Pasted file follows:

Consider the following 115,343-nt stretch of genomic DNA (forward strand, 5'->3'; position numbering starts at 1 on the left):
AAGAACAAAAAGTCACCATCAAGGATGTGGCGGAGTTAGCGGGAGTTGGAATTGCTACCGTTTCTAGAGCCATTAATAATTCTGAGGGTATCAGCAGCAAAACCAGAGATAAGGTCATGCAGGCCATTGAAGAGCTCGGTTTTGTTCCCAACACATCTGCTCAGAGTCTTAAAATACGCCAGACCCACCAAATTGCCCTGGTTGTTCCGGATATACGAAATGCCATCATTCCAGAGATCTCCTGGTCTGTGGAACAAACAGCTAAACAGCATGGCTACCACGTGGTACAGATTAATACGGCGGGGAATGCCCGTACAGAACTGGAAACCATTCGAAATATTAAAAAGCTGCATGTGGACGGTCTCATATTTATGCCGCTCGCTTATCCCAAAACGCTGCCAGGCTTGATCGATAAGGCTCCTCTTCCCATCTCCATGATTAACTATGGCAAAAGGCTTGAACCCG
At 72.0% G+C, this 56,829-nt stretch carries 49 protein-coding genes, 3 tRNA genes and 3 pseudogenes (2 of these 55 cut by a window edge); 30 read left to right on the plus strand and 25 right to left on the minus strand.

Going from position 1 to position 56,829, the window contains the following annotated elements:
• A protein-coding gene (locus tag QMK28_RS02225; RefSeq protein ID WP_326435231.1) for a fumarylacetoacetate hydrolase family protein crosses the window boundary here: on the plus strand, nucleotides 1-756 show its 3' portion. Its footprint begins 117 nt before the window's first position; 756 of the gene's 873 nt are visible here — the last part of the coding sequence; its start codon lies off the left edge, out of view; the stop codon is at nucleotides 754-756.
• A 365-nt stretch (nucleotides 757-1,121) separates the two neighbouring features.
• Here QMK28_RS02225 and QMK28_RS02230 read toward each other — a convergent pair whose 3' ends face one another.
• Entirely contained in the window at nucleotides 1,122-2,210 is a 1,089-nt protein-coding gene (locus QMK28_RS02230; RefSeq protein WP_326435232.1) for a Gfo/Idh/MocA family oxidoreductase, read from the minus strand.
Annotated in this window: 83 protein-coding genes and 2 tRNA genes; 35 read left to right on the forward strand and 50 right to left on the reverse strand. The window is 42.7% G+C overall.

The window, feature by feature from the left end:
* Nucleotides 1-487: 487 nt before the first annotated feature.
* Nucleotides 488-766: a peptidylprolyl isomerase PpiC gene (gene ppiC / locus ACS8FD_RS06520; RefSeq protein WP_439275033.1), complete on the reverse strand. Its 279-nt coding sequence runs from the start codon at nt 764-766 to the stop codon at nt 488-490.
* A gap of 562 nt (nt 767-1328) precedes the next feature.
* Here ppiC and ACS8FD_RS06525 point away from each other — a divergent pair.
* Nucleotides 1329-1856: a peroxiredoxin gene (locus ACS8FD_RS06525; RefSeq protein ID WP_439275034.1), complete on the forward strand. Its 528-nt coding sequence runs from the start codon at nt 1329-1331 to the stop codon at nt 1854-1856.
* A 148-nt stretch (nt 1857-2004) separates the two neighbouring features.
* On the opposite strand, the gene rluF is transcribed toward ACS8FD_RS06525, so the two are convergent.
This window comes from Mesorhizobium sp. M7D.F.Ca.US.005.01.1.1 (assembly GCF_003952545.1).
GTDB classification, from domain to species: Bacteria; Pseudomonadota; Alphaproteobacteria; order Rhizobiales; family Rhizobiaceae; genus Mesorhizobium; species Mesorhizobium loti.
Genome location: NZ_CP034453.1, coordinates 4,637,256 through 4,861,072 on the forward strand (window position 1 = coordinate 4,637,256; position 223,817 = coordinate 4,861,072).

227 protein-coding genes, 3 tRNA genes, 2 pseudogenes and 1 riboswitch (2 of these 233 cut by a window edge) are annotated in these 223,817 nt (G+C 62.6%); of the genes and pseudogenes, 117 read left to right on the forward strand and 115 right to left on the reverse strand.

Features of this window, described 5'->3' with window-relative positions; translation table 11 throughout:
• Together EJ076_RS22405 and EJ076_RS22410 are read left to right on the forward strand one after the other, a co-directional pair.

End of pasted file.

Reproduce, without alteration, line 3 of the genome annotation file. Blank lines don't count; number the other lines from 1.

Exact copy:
At 72.0% G+C, this 56,829-nt stretch carries 49 protein-coding genes, 3 tRNA genes and 3 pseudogenes (2 of these 55 cut by a window edge); 30 read left to right on the plus strand and 25 right to left on the minus strand.